Parking management in the smart mobility age
Brisbane City Council is planning to improve the city’s parking management strategies. It is looking at accomplishing this by:
- utilisation analysis and prediction of kerbside parking
- data sharing between private and public off-street parking services
- linking parking utilisation and congestion in high traffic areas
Brisbane’s kerbside parking: utilisation analysis and prediction
In 2016, Brisbane City Council (BCC) completed a pilot project using existing parking transaction data and trial parking sensor data, feeding into machine learning software to estimate parking occupancy within the city. The trial consisted of metered parking zones in five inner suburban streets.
The pilot was a successful “proof of concept”, with the system showing promise. Independent data and analysis on behavioural factors could be used to calibrate and inform the findings from this pilot, and assist BCC with any further work in this area.
Although patterns of kerbside utilisation are widely known, there is a need to develop a more refined understanding of the users, their needs, and their behaviours. This is especially needed now, given that land use and population density have continued to change in some parts of inner Brisbane and new business delivery models are emerging.
The coming introduction of disruptive technologies such as smart objects, machine learning, autonomous and semi-autonomous vehicles, will add additional requirements to rapidly respond to customer needs. BCC must begin preparations and planning by sourcing more in-depth analysis of user needs and behaviours that is independent and objective.
Research into parking behaviour, customer needs and resulting recommendations regarding traffic management and public transport, have been conducted in other urban environments overseas. However, specific research is required for Brisbane, as it represents a unique urban context in terms of residential area, Australian driving behaviour / reliance on private vehicles, and the scale of resources required to manage parking.
Data sharing between private and public off-street parking services
Parking in the Brisbane CBD is dominated by the major off-street car parking operators. The development of online journey planning tools, as recommended by the Brisbane Parking Taskforce (December 2014), is one of the initial stages in developing a Mobility as a Service (MaaS) platform for Brisbane. Emerging technology will shortly begin to change driver (and/or vehicle) behaviour in our urban centres.
There will be an increased demand for quality information through smart technology, as well as a growing customer expectation that organisations will bundle this information through shared data. Better customer information will play a greater role in determining an organisation’s ability to deliver parking. However, the public or private business model for aggregating and delivering parking information is largely unknown in Australia.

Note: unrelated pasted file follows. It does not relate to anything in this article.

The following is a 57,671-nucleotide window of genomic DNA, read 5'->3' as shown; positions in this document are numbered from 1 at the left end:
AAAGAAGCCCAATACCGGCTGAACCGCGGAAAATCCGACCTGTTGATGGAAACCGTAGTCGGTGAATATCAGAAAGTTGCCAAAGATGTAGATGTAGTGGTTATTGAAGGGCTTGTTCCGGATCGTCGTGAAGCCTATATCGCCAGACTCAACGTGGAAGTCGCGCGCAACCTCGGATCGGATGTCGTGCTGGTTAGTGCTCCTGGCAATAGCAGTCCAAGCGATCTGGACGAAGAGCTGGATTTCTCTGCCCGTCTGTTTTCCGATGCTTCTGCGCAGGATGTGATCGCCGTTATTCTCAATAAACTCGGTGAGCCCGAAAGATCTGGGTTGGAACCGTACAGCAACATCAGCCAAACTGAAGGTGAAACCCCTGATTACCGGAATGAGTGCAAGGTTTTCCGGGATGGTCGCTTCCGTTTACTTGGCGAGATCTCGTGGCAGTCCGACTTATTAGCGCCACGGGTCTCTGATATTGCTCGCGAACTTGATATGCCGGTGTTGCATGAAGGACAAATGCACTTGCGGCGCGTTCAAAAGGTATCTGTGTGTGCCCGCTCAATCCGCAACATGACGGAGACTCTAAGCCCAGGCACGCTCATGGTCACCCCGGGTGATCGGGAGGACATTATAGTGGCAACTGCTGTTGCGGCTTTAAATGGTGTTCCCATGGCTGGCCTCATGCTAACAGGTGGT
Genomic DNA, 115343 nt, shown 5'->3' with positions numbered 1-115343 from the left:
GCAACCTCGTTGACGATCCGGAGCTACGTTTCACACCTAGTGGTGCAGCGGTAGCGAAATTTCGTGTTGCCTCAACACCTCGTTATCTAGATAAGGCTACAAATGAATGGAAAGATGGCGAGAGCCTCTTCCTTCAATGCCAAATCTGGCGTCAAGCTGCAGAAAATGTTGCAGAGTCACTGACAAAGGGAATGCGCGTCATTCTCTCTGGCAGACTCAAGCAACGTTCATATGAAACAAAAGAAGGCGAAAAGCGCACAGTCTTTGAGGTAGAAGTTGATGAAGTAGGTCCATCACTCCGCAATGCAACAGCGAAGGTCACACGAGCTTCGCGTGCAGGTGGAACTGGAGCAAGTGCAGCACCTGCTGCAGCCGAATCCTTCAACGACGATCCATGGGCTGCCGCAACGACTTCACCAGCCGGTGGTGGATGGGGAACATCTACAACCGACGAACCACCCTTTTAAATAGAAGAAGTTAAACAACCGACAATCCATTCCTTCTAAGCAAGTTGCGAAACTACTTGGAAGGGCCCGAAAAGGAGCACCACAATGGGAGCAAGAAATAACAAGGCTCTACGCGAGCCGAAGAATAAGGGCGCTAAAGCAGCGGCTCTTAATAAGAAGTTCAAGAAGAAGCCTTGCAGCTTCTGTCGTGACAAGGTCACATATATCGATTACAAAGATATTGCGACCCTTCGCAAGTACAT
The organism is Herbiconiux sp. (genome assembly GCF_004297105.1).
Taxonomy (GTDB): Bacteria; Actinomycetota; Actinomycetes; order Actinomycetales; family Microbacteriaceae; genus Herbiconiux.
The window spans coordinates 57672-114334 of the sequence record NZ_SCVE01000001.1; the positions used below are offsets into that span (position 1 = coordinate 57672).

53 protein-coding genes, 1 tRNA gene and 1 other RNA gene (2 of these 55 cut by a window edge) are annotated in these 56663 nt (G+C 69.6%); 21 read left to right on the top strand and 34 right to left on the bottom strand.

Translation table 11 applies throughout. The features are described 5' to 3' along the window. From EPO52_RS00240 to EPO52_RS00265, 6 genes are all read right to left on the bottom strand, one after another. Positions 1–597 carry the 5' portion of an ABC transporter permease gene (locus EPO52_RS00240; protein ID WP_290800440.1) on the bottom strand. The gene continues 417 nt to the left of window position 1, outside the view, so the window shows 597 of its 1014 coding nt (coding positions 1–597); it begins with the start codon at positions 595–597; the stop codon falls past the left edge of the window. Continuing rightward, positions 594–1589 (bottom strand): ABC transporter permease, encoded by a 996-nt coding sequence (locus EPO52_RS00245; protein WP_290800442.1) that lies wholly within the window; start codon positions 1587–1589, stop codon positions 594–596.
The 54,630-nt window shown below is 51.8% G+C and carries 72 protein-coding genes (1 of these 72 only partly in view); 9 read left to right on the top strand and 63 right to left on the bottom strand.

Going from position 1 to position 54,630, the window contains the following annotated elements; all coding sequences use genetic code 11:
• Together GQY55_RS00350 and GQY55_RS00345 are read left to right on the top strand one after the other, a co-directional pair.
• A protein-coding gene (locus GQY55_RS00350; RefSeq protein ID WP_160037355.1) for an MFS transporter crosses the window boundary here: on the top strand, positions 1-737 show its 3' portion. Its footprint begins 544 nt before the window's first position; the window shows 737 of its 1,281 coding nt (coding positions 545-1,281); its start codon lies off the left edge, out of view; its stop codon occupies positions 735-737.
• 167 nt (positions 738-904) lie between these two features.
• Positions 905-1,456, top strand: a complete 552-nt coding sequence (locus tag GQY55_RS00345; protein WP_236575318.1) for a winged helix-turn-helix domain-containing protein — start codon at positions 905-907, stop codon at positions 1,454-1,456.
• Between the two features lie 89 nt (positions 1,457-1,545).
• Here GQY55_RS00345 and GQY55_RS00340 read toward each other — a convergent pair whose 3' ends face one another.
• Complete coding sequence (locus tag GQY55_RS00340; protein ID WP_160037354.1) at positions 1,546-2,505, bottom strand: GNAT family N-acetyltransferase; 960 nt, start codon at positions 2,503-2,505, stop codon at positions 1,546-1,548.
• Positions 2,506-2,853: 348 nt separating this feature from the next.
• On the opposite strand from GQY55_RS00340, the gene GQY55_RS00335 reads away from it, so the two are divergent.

Both private and public organisations, providing shared services, will need to communicate early, accurately and effectively with customers to allow customers to choose the most effective form of transport (including potential ride-share) and plan their journey route based on constraints such as parking availability and / or pricing.
Linking parking utilisation and congestion in high traffic areas
One of the benefits in the development of parking reforms is the decrease of congestion in city streets due to the reduction of circulation caused by motorists searching for parking. However, there is minimal evidence in Australia to support this hypothesis, and any data used has been sourced from international studies. This project aims to improve the body of knowledge so that business cases can be better substantiated.
Inner Brisbane has approximately 8,000 paid on-street parking spaces that are in high demand. BCC would benefit from independent research into the degree of congestion caused by circulation looking for parking. It is proposed that empirical observations in key locations within inner Brisbane be undertaken to determine the percentage of vehicles that are circulating looking for parking.
This will lead to further in-depth gathering of constraints, benefits, costs and business model requirements. The research will focus on making recommendations to the local road authorities to assist them to refine policy around kerbside parking allocation and management.
Ongoing, this page will be a living record of this project. As it continues, matures, hits milestones, etc., we’ll add information, links, images, interviews and more. Watch this space!